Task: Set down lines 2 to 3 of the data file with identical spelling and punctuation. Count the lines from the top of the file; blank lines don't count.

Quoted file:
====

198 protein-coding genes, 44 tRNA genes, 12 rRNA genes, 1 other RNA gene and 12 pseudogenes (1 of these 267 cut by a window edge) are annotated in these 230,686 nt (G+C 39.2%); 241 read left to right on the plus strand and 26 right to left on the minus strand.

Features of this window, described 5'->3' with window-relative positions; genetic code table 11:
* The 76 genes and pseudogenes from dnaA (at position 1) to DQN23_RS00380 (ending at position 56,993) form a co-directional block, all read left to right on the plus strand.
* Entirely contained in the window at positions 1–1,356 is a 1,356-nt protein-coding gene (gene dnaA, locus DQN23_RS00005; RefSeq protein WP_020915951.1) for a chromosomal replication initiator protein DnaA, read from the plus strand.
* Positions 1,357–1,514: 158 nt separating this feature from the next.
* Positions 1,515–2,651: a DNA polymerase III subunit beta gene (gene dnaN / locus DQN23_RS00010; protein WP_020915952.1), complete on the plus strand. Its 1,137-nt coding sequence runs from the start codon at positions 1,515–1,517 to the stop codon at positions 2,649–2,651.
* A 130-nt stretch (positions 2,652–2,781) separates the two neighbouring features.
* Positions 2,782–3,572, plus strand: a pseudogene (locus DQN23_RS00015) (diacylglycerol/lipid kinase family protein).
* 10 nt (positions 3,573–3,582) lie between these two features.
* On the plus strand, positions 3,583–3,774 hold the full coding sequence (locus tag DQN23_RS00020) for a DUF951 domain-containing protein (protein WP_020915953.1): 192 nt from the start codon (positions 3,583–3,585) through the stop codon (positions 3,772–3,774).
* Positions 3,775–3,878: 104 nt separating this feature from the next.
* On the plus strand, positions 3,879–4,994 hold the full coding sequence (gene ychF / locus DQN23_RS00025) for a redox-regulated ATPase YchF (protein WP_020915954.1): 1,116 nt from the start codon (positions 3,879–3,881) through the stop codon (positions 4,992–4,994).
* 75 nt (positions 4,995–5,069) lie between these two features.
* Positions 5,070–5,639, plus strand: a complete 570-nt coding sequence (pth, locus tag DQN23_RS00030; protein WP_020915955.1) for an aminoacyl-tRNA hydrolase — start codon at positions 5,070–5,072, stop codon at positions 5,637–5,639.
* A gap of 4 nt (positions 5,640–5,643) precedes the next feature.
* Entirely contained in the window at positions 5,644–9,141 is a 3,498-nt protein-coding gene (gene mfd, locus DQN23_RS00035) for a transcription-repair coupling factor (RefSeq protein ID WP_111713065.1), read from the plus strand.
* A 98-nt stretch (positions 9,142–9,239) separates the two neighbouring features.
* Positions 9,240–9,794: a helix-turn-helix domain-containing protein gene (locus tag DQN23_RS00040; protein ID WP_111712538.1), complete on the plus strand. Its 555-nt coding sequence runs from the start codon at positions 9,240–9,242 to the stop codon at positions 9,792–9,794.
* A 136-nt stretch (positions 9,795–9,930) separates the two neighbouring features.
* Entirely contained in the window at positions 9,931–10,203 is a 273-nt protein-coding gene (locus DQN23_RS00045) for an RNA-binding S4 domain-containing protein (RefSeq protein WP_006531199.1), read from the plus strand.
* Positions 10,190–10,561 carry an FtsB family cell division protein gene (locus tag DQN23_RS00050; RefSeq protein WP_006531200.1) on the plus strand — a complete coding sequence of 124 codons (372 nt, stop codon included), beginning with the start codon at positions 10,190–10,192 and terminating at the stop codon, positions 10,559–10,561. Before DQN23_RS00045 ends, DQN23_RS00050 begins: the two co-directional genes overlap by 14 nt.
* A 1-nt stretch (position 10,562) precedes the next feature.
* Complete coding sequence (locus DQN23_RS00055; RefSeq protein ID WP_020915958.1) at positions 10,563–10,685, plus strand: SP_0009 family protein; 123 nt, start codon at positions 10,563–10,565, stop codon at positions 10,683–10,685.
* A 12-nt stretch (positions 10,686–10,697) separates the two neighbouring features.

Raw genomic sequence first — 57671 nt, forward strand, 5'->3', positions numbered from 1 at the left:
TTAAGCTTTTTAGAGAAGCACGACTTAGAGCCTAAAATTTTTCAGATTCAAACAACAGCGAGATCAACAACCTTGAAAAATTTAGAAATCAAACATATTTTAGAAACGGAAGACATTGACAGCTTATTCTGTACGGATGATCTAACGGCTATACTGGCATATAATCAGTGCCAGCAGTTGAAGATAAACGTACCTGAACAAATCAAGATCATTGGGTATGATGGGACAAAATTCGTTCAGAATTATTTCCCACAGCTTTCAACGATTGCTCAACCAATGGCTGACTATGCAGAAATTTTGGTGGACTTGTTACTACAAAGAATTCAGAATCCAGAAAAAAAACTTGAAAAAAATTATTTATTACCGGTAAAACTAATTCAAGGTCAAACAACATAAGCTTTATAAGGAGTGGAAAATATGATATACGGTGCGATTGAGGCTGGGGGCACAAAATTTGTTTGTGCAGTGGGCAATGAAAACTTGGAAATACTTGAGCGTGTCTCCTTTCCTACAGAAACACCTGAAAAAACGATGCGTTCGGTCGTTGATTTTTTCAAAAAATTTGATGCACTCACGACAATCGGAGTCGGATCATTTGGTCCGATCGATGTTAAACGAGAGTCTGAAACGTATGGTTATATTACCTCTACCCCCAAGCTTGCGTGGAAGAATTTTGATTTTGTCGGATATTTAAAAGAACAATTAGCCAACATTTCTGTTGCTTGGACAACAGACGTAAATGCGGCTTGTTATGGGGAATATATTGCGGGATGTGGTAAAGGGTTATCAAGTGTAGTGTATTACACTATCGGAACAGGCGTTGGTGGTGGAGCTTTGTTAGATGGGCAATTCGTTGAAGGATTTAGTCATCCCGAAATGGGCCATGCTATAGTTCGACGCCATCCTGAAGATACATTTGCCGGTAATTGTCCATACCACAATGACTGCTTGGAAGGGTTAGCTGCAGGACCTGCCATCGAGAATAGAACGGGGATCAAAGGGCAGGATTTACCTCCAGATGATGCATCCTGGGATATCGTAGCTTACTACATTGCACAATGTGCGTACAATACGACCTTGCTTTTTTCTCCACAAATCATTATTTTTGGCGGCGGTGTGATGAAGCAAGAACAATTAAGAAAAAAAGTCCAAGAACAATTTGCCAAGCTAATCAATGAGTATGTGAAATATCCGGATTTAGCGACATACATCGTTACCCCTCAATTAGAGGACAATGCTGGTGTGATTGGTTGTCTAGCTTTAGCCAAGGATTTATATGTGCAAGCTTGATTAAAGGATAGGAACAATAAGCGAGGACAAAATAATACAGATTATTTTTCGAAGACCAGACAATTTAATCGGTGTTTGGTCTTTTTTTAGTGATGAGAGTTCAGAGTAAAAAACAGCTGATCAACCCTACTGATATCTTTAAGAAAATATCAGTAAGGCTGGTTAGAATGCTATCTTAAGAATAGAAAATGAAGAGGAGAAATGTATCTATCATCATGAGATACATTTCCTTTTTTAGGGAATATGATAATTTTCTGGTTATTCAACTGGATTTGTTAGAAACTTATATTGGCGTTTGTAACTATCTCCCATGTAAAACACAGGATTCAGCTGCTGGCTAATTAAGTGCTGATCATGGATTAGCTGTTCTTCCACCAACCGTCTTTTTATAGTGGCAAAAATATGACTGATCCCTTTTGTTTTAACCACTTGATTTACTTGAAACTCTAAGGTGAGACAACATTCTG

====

Features of this window, described 5'->3' with window-relative positions; genetic code table 11:
* The 76 genes and pseudogenes from dnaA (at position 1) to DQN23_RS00380 (ending at position 56,993) form a co-directional block, all read left to right on the plus strand.